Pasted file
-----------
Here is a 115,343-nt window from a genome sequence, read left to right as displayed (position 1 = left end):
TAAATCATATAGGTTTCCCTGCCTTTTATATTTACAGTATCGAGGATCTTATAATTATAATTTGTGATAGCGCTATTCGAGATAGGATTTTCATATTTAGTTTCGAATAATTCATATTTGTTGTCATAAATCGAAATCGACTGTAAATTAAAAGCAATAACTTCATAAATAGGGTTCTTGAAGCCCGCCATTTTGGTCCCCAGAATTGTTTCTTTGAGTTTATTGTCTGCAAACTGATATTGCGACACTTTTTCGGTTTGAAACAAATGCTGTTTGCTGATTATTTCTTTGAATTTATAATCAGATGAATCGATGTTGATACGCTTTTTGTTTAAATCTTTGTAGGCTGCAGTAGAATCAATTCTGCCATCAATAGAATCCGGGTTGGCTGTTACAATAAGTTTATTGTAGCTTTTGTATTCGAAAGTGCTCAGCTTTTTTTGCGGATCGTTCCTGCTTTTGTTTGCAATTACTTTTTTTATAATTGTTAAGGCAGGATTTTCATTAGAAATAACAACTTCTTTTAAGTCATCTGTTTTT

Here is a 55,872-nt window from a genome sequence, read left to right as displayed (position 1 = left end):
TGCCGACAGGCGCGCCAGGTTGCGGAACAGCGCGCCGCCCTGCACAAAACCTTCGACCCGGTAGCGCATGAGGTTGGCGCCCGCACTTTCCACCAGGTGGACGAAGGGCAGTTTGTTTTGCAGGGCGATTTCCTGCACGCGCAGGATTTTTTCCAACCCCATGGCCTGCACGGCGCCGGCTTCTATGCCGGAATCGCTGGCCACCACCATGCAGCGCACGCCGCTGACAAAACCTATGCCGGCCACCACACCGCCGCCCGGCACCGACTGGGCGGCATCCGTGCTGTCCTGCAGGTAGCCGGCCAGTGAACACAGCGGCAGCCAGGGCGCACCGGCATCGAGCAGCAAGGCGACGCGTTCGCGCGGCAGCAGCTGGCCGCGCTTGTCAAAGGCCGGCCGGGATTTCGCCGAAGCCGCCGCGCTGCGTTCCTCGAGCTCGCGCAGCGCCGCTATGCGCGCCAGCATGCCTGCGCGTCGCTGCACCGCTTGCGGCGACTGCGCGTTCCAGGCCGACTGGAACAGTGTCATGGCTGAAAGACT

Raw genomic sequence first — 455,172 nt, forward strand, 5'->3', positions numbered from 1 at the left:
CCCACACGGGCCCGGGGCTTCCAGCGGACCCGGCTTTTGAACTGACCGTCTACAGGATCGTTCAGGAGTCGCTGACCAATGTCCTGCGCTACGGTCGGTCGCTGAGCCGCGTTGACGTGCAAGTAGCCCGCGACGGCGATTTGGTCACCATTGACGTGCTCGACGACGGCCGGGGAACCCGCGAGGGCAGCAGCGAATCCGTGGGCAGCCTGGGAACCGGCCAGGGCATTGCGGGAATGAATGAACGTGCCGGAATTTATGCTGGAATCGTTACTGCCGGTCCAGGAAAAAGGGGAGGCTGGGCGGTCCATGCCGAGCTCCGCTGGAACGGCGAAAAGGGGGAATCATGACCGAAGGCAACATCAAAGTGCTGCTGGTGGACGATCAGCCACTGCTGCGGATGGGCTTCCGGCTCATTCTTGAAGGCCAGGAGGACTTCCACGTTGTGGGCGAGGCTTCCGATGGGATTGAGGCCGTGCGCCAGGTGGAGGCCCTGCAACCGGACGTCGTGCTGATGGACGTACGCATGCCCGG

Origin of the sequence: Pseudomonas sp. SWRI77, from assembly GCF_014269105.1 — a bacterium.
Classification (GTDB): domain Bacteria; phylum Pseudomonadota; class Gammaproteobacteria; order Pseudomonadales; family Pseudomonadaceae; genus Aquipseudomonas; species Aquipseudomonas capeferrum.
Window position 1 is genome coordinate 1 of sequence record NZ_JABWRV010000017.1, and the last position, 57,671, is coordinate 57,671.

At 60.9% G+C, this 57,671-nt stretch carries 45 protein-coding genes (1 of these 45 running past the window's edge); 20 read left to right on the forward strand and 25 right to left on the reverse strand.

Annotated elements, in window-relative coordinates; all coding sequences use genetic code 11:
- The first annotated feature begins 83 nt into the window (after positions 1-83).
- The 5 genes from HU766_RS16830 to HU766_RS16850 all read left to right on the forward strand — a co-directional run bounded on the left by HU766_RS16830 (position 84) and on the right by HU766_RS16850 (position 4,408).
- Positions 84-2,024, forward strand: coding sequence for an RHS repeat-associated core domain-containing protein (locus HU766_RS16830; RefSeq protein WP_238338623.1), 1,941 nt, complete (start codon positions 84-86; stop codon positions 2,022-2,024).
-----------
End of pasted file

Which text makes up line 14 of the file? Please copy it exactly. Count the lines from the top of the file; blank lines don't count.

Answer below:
- Positions 84-2,024, forward strand: coding sequence for an RHS repeat-associated core domain-containing protein (locus HU766_RS16830; RefSeq protein WP_238338623.1), 1,941 nt, complete (start codon positions 84-86; stop codon positions 2,022-2,024).